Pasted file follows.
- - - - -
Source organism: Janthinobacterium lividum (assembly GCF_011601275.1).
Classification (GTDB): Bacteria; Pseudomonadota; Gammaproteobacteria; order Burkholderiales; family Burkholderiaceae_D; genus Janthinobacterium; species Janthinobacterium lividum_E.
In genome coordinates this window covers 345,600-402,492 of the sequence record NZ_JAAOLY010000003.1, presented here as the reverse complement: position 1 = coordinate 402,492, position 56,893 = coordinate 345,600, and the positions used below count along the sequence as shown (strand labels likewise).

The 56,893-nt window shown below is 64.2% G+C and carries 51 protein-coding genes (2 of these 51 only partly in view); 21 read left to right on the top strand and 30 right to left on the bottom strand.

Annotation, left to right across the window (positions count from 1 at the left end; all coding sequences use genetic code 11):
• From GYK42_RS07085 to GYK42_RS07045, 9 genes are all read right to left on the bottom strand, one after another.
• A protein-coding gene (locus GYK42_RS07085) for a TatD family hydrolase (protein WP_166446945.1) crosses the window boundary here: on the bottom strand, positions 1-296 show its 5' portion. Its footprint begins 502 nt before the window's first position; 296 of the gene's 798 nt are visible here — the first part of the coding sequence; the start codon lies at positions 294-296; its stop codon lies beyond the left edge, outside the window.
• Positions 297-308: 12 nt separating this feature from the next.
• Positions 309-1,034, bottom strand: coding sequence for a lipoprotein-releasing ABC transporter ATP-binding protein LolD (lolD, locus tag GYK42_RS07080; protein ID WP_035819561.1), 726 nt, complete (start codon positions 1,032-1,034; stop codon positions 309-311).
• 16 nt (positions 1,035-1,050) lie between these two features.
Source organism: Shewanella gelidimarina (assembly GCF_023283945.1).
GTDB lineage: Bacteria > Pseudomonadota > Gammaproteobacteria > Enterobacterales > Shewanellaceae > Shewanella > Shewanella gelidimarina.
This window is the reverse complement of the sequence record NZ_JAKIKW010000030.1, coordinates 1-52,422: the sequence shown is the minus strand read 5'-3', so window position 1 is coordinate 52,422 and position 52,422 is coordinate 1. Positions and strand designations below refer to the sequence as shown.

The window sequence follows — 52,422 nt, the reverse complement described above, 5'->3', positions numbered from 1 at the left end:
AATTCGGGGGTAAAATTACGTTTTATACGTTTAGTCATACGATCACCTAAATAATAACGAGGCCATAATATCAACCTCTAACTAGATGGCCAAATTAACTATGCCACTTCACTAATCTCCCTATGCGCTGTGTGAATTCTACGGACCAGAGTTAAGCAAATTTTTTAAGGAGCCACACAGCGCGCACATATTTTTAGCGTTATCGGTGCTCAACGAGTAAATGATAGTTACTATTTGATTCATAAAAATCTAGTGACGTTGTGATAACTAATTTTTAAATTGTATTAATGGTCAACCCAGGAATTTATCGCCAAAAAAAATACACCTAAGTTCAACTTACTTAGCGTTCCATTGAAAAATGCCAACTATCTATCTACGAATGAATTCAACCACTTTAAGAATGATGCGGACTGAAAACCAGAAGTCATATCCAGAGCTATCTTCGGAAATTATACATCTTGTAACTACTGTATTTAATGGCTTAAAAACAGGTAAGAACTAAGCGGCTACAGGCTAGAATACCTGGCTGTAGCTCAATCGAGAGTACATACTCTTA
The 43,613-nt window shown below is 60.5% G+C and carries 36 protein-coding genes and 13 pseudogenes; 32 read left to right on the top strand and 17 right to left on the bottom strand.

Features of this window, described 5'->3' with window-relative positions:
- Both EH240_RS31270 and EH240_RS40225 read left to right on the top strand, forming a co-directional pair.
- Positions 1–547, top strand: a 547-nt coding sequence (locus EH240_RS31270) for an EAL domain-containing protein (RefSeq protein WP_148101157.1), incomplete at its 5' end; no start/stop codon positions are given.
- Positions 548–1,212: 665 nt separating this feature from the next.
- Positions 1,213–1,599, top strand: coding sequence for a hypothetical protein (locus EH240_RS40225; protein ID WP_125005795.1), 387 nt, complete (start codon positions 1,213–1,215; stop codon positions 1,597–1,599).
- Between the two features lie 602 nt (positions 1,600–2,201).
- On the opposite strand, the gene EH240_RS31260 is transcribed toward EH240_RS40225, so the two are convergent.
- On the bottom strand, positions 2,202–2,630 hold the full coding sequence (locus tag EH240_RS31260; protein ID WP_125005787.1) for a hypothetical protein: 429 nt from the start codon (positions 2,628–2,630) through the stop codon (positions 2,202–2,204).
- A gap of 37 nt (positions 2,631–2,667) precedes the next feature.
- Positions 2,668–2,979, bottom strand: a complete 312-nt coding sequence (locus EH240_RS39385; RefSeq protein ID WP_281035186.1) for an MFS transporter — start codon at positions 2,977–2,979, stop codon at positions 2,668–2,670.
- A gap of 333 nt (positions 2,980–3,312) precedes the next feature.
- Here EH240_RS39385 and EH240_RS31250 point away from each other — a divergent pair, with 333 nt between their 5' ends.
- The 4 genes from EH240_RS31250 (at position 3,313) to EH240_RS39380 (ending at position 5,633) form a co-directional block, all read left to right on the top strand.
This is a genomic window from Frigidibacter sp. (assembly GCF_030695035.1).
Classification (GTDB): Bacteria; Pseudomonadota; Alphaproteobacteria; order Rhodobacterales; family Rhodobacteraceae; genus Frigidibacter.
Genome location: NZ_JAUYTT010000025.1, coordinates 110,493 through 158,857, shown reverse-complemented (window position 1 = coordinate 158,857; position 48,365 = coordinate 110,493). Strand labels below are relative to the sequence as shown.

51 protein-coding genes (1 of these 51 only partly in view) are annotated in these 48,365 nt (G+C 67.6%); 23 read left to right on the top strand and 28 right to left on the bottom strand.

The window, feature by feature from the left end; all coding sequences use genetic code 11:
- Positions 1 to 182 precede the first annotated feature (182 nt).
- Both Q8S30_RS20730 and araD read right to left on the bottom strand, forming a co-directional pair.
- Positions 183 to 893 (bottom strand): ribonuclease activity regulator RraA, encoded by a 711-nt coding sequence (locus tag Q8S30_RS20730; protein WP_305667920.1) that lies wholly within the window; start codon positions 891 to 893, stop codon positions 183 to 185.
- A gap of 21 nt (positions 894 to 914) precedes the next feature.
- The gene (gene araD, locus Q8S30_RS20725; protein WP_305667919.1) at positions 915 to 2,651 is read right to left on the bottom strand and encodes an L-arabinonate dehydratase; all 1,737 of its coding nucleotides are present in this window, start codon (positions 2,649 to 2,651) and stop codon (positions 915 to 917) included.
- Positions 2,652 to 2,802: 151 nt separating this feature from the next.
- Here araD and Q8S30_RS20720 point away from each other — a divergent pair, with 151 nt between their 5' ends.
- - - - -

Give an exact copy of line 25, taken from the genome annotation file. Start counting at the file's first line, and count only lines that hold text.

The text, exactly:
- A gap of 37 nt (positions 2,631–2,667) precedes the next feature.